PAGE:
The Great Synagogue was opened on 26th September, 1878. Among the many who attended the evening ceremony was Russian General-Governor Count Pawel Kotzebue and President of the City Socrates Starynkiewicz. The gathered were welcomed by the new synagogue preacher, Isaac Cylkow. He spoke in Polish, which — as none of the authorities reacted — was considered to be an informal permission to preach in that language.
— We repose our hope in God, said Cylkow — That never again will we be considered to be a separate community nor as a separate people treated, but as eligible children of our country, the citizens of one country [...] that the light will expand and finally disperse the heavy fog of preconceptions and prejudices, which for such a long time have lingered on our mutual relations [...] We will get to the desired haven of humanity, where the peak of civilization will be the words: Love your neighbour as yourself, love the stranger, no matter in which temple he worships God, to which tribe he belongs.
Cylkow and next rabbis of the Great Synagogue consistently strived to achieve the ideals set out on the day it was opened. On the anniversaries of Poland’s resumption of independent statehood and the adoption of the Constitution of May 3 in the synagogue in Tłomackie there were organized solemn prayers, and after the death of Josef Pilsudski a funeral service was held there. Frequent visitors to the Great Synagogue were Christians, who used to come in crowds to the synagogue for choir performances, which did not only perform religious songs, but also pieces by Handel, Bach or Vivaldi.
What attracted to the new synagogue Christians and followers of moderate Reform Judaism, usually coming from the wealthiest and most assimilated Jewish communities, repelled from it other Jews. Hasidic and strictly orthodox Jews were struck by the fact that the language of the sermons had been changed from Hebrew to Polish. They did not like the idea of prayers being accompanied by choral and organ music. Controversial was the inscription painted on the arch of the vault in which the full name of God appeared twice. Although the synagogue in Tłomackie was the largest one in the city, it served only a very small part of the Warsaw Jews.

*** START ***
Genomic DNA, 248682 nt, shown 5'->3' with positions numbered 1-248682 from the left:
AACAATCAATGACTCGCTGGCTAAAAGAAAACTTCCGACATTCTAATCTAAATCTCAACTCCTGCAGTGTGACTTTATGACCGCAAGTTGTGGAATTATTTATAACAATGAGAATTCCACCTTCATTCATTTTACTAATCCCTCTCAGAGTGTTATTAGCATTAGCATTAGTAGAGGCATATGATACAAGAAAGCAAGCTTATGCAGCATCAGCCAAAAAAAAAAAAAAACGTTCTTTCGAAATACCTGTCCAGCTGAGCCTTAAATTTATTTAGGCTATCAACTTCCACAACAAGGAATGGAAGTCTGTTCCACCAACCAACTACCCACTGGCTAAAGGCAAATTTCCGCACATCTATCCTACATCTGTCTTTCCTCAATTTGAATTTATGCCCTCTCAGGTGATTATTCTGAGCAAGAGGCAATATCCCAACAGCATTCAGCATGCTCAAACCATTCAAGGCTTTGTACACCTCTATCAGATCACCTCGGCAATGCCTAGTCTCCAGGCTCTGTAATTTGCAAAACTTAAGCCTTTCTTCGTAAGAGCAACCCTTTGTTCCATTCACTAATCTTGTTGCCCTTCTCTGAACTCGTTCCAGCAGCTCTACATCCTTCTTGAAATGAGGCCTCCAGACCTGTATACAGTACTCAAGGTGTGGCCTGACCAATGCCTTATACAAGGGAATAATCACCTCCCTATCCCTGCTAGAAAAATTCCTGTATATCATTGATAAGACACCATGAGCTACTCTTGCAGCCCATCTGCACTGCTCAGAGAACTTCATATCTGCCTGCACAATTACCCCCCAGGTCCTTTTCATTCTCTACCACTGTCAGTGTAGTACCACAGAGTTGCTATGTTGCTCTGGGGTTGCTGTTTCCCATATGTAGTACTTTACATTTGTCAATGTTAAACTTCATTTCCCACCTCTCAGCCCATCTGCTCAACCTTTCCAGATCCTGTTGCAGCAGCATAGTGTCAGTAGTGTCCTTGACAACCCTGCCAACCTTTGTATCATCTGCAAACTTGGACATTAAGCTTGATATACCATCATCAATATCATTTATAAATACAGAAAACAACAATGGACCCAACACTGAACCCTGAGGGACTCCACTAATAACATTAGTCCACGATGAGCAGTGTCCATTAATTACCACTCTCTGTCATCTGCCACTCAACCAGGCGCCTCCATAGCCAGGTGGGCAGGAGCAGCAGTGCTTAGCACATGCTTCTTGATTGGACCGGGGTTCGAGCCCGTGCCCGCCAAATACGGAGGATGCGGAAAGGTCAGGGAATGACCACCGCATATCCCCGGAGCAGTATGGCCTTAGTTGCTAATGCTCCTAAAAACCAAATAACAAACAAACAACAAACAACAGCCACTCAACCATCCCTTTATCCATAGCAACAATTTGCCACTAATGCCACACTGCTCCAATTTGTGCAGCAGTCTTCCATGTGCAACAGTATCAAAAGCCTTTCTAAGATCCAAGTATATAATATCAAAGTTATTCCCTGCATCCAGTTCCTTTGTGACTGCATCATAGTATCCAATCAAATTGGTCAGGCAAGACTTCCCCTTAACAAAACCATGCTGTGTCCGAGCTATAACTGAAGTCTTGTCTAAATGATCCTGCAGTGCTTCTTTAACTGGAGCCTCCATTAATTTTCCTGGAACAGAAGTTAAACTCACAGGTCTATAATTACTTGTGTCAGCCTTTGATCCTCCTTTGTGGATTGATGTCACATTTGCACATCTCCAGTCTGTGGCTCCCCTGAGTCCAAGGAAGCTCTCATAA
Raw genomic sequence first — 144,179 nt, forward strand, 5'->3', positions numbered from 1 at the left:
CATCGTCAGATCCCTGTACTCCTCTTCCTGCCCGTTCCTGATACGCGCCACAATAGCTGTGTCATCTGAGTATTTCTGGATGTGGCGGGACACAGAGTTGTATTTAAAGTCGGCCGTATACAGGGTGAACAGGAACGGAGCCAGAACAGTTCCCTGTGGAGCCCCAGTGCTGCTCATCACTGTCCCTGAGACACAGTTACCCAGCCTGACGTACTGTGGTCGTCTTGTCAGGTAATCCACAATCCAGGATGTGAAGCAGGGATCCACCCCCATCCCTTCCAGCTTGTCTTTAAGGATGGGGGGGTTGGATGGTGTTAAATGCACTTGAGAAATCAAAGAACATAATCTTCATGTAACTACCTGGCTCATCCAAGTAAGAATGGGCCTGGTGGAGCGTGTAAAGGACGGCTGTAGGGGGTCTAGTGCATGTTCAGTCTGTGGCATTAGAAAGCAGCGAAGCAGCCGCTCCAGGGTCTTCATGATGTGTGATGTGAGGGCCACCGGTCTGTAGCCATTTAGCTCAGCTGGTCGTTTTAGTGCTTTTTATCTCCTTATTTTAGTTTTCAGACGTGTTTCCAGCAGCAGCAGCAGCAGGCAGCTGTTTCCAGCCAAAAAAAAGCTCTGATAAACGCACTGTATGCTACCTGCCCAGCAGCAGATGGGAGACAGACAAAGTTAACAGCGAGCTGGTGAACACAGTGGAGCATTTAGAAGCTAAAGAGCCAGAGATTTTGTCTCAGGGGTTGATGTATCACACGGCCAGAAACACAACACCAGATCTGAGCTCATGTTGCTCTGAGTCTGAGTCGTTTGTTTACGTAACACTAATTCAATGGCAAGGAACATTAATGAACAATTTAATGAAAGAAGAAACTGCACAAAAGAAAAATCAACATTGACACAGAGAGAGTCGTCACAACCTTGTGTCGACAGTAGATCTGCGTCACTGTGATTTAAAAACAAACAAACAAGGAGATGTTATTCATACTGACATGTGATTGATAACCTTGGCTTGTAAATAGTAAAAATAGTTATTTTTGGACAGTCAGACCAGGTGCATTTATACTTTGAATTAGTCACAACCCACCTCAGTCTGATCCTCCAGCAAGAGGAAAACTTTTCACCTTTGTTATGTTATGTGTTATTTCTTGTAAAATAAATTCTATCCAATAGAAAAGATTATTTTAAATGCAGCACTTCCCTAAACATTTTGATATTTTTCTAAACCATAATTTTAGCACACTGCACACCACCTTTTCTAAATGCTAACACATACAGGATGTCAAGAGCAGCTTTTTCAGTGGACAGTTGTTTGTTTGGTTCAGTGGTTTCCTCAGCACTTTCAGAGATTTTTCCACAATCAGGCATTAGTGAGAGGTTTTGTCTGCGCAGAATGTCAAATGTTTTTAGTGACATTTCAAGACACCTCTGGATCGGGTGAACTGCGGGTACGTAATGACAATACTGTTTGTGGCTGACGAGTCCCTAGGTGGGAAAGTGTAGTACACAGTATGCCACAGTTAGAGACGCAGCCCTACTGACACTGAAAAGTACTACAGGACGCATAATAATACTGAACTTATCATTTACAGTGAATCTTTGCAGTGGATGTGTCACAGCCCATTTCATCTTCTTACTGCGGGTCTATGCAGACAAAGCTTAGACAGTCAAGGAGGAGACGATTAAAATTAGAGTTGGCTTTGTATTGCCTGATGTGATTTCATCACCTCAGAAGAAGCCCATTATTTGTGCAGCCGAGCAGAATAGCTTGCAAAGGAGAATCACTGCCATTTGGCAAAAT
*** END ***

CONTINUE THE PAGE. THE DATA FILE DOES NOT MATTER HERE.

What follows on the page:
It could sit 2,000 people, was home to the outstanding choir, world famous cantors were singing there. Their performances were attended by those religious as well as laymen, Jews and Poles (f.e. Ignacy Paderewski, prime minister Felicjan Sławoj-Składkowski, Emil Młynarski, etc.).
In 1936 a new building was erect in the closest proximity to the Great Synagogue with the intention to become home to the Main Judaic Library. Its style matched the style of the Great Synagogue. It was positioned sidewise towards the square, closing the synagogue’s yard. It was home to the collection of approx. 30,000 volumes.
Beginning from 1940 both buildings were within the ghetto borders. In the Library offices of Jewish Self-Help were located, as well as were held some concerts (including symphonic concerts) and other cultural events. In disguise of Self-Help operations the underground organization “Oneg Shabbat” was working, documenting the Holocaust of Polish Jews. It is its members who we owe the most comprehensive source on the Warsaw ghetto: Ringelblum Archive.
On the 16th of May 1943, in an act of symbolic end of the Warsaw Ghetto Uprising, SS-general Jurgen Stroop planned spectacular blowing-up of the grand temple. He described this barbaric act in details and with pride to Kazimierz Moczarski, which the latter included in his book „Conversations with an Executioner”.